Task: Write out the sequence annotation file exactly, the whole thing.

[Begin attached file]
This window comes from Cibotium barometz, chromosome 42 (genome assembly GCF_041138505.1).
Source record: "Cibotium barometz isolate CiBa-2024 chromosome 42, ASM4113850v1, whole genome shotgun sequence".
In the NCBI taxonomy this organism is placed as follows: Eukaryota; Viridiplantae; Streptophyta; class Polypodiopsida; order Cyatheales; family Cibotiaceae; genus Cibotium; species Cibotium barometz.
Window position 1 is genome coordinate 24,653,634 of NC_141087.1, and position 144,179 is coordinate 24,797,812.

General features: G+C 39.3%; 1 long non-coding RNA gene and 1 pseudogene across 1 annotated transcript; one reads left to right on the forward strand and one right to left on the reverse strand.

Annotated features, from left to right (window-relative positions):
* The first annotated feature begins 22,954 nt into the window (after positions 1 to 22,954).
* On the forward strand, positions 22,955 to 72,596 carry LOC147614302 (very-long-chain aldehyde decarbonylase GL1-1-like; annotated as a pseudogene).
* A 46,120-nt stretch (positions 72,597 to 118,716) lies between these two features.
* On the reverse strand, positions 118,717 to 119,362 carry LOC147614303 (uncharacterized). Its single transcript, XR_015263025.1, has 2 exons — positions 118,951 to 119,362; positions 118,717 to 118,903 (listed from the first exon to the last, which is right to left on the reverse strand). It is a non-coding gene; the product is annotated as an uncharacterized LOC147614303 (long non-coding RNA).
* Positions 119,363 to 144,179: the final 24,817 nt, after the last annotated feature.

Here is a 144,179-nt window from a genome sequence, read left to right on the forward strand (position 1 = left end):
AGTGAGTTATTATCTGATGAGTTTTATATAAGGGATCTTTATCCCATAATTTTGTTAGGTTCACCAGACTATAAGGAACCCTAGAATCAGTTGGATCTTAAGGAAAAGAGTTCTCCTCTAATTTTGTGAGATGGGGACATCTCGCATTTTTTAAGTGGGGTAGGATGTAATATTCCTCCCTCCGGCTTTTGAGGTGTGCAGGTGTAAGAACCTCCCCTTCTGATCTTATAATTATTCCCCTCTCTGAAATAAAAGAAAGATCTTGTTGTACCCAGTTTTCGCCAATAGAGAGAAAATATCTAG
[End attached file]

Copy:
This window comes from Cibotium barometz, chromosome 42 (genome assembly GCF_041138505.1).
Source record: "Cibotium barometz isolate CiBa-2024 chromosome 42, ASM4113850v1, whole genome shotgun sequence".
In the NCBI taxonomy this organism is placed as follows: Eukaryota; Viridiplantae; Streptophyta; class Polypodiopsida; order Cyatheales; family Cibotiaceae; genus Cibotium; species Cibotium barometz.
Window position 1 is genome coordinate 24,653,634 of NC_141087.1, and position 144,179 is coordinate 24,797,812.

General features: G+C 39.3%; 1 long non-coding RNA gene and 1 pseudogene across 1 annotated transcript; one reads left to right on the forward strand and one right to left on the reverse strand.

Annotated features, from left to right (window-relative positions):
* The first annotated feature begins 22,954 nt into the window (after positions 1 to 22,954).
* On the forward strand, positions 22,955 to 72,596 carry LOC147614302 (very-long-chain aldehyde decarbonylase GL1-1-like; annotated as a pseudogene).
* A 46,120-nt stretch (positions 72,597 to 118,716) lies between these two features.
* On the reverse strand, positions 118,717 to 119,362 carry LOC147614303 (uncharacterized). Its single transcript, XR_015263025.1, has 2 exons — positions 118,951 to 119,362; positions 118,717 to 118,903 (listed from the first exon to the last, which is right to left on the reverse strand). It is a non-coding gene; the product is annotated as an uncharacterized LOC147614303 (long non-coding RNA).
* Positions 119,363 to 144,179: the final 24,817 nt, after the last annotated feature.

Here is a 144,179-nt window from a genome sequence, read left to right on the forward strand (position 1 = left end):
AGTGAGTTATTATCTGATGAGTTTTATATAAGGGATCTTTATCCCATAATTTTGTTAGGTTCACCAGACTATAAGGAACCCTAGAATCAGTTGGATCTTAAGGAAAAGAGTTCTCCTCTAATTTTGTGAGATGGGGACATCTCGCATTTTTTAAGTGGGGTAGGATGTAATATTCCTCCCTCCGGCTTTTGAGGTGTGCAGGTGTAAGAACCTCCCCTTCTGATCTTATAATTATTCCCCTCTCTGAAATAAAAGAAAGATCTTGTTGTACCCAGTTTTCGCCAATAGAGAGAAAATATCTAG